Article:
Queen Henrietta Maria with Sir Jeffrey Hudson by Anthony van Dyck, 1633, oil on canvas, 219.1 x 134.8 cm. National Gallery of Art, Washington. Samuel H. Kress Collection, 1952.5.39. Photo © Courtesy National Gallery of Art, Washington
Queen Henrietta Maria with Sir Jeffrey Hudson by Anthony van Dyck, 1633, oil on canvas, 219.1 x 134.8 cm. National Gallery of Art, Washington. Samuel H. Kress Collection, 1952.5.39. Photo © Courtesy National Gallery of Art, Washington

‘Charles I: King and Collector’ exhibition, Royal Academy of Arts, 27 January to 15 April 2018

Discover the legendary art collection of Charles I. For the first time since the 17th century, this landmark exhibition will bring together the astounding treasures that changed the taste of the nation.

 

King Charles I amassed one of the most extraordinary art collections of his age, acquiring works by some of the finest artists of the past – Titian, Mantegna, Holbein, Dürer – and commissioning leading contemporary artists such as Van Dyck and Rubens.

 

Yet, following the king’s execution in 1649, his collection was sold off and scattered across Europe. While many works were retrieved by Charles II during the Restoration, others now form the core of museums such as the Louvre and the Prado.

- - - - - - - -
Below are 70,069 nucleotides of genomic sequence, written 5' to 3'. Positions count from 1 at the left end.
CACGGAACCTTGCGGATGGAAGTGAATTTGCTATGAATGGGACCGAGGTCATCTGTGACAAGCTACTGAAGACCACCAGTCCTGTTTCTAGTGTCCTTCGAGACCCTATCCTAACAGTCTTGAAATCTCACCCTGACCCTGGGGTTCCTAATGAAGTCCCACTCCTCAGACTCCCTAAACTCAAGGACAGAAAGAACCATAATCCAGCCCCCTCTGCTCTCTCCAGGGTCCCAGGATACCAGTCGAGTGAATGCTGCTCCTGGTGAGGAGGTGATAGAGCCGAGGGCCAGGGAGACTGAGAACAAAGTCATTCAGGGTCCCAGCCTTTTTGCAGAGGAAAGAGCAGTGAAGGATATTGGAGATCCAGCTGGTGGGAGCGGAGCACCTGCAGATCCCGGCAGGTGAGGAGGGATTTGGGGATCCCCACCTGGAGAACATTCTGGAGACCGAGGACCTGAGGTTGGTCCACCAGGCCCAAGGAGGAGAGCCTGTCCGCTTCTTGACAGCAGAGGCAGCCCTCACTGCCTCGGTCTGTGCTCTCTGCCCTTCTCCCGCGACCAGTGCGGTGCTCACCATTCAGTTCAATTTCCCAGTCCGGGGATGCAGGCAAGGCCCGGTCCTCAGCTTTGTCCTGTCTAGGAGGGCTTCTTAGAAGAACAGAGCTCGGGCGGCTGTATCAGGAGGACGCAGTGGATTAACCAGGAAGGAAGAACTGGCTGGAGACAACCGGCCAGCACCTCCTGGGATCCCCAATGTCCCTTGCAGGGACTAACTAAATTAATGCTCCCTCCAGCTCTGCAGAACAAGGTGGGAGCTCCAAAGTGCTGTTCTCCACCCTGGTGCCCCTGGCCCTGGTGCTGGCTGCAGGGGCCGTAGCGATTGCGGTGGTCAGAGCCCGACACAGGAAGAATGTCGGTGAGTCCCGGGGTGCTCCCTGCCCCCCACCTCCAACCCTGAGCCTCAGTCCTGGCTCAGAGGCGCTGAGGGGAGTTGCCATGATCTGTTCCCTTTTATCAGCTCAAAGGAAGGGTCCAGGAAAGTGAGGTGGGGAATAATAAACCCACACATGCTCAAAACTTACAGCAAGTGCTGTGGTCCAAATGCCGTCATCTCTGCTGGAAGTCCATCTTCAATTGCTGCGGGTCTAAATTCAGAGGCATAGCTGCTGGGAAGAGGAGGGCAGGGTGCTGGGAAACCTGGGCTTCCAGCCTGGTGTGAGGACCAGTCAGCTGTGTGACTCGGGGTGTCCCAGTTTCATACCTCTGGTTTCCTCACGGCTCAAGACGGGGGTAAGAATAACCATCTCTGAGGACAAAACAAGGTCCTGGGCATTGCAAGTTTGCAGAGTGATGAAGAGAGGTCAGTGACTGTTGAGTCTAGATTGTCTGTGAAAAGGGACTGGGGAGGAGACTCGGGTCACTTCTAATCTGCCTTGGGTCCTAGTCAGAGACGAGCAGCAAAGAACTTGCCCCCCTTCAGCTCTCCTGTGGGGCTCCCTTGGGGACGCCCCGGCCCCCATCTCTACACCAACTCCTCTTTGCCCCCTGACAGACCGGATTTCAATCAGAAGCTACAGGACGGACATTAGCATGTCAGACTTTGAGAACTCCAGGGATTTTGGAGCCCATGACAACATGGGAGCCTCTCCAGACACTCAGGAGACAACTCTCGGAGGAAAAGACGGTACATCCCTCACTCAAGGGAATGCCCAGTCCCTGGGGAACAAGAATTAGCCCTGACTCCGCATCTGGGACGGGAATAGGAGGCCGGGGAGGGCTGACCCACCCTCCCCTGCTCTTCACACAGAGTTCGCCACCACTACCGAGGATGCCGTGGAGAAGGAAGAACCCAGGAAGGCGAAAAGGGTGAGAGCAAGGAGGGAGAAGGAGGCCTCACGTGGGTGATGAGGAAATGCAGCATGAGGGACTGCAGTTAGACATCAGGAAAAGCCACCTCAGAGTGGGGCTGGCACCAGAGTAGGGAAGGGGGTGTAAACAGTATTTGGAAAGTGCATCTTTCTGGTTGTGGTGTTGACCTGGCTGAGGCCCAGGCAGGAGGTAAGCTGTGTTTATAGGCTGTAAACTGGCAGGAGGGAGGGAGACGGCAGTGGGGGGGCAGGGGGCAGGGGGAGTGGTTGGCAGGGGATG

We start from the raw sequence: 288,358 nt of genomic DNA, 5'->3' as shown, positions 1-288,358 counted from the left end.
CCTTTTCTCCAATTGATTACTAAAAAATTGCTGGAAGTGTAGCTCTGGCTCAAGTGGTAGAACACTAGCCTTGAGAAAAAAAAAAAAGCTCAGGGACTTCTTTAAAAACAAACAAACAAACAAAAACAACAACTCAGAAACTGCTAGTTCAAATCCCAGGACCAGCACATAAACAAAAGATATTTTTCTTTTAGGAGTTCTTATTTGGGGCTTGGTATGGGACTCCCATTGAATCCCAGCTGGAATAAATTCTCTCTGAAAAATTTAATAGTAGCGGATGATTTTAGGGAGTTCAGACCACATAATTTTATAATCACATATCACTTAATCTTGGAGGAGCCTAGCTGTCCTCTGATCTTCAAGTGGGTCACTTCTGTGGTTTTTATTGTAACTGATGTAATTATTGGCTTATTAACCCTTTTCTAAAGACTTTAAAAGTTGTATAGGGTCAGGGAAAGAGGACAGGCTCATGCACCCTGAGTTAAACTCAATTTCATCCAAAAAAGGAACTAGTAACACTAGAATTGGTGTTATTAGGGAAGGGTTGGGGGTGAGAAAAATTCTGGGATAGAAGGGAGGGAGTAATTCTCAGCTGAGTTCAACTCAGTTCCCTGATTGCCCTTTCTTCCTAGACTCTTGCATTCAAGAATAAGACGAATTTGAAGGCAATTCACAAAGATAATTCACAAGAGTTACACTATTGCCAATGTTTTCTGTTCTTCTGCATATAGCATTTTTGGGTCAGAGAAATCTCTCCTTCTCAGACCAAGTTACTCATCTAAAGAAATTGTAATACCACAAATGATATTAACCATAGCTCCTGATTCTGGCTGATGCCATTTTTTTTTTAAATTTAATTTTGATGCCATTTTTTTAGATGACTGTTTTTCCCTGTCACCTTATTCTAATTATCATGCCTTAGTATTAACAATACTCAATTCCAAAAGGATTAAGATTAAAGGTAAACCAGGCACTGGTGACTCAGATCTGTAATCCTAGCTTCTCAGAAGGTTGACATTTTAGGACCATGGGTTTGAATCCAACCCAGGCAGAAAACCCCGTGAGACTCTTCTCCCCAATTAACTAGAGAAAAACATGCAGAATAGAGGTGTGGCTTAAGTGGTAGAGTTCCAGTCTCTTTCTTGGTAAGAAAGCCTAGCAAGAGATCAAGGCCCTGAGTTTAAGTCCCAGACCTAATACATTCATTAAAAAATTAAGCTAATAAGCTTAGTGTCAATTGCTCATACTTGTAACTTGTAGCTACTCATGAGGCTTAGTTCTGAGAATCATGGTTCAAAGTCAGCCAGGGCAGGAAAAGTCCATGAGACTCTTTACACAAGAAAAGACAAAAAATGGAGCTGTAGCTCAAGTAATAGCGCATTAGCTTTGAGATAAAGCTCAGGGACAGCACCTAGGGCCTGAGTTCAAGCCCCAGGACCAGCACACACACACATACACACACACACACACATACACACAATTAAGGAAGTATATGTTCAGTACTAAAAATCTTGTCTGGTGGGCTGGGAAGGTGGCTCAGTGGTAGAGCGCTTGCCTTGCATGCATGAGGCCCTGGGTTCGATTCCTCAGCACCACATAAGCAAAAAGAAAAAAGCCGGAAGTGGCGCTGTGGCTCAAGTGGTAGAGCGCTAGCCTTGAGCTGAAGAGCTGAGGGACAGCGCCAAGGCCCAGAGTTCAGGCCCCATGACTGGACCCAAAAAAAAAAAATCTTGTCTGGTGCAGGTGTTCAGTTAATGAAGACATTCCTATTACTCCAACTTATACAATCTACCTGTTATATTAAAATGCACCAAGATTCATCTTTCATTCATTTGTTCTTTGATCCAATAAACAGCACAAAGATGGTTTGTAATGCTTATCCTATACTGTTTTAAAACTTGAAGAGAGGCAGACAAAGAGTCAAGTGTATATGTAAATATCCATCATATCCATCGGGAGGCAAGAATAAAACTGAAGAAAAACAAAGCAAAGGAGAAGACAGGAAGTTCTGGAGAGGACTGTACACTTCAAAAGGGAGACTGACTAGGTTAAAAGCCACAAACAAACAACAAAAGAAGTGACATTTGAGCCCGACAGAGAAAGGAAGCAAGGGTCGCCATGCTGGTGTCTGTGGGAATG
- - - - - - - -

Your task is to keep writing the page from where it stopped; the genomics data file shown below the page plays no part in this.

Charles I: King and Collector will reunite the greatest masterpieces of this magnificent collection for the first time. Celebrating its breadth and grandeur, the RA will include over 100 works of art, ranging from classical sculptures to Baroque paintings, and from exquisite miniatures to monumental tapestries. In showing these works together, the exhibition will demonstrate the radical impact they had at the time and shed light on how they fostered a vibrant visual culture that was hitherto unknown in England.

 

Full details online here >>

 

Anne Cresacre by Hans Holbein the Younger, c.1527, black and coloured chalks on paper, 37.2 x 26.6 cm. RCIN 912270. Royal Collection Trust / © Her Majesty Queen Elizabeth II 2017

Anne Cresacre by Hans Holbein the Younger, c.1527, black and coloured chalks on paper, 37.2 x 26.6 cm. RCIN 912270. Royal Collection Trust / © Her Majesty Queen Elizabeth II 2017

 

 

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